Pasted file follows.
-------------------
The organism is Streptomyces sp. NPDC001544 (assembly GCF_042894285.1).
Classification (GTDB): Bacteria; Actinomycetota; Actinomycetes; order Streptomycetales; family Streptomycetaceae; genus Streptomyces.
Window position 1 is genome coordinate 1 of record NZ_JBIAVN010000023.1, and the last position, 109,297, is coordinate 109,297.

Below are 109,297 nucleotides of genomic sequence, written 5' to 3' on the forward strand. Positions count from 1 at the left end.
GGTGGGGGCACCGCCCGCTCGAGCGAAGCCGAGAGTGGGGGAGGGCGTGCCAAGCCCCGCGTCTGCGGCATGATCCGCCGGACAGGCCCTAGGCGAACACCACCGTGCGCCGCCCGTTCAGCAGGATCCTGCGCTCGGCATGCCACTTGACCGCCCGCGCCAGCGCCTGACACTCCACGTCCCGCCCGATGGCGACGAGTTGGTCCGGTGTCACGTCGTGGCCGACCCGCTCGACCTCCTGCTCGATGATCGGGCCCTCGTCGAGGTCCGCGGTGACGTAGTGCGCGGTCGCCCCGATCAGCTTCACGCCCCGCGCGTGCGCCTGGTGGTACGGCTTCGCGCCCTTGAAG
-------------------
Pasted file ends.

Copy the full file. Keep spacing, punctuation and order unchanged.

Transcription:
The organism is Streptomyces sp. NPDC001544 (assembly GCF_042894285.1).
Classification (GTDB): Bacteria; Actinomycetota; Actinomycetes; order Streptomycetales; family Streptomycetaceae; genus Streptomyces.
Window position 1 is genome coordinate 1 of record NZ_JBIAVN010000023.1, and the last position, 109,297, is coordinate 109,297.

Below are 109,297 nucleotides of genomic sequence, written 5' to 3' on the forward strand. Positions count from 1 at the left end.
GGTGGGGGCACCGCCCGCTCGAGCGAAGCCGAGAGTGGGGGAGGGCGTGCCAAGCCCCGCGTCTGCGGCATGATCCGCCGGACAGGCCCTAGGCGAACACCACCGTGCGCCGCCCGTTCAGCAGGATCCTGCGCTCGGCATGCCACTTGACCGCCCGCGCCAGCGCCTGACACTCCACGTCCCGCCCGATGGCGACGAGTTGGTCCGGTGTCACGTCGTGGCCGACCCGCTCGACCTCCTGCTCGATGATCGGGCCCTCGTCGAGGTCCGCGGTGACGTAGTGCGCGGTCGCCCCGATCAGCTTCACGCCCCGCGCGTGCGCCTGGTGGTACGGCTTCGCGCCCTTGAAG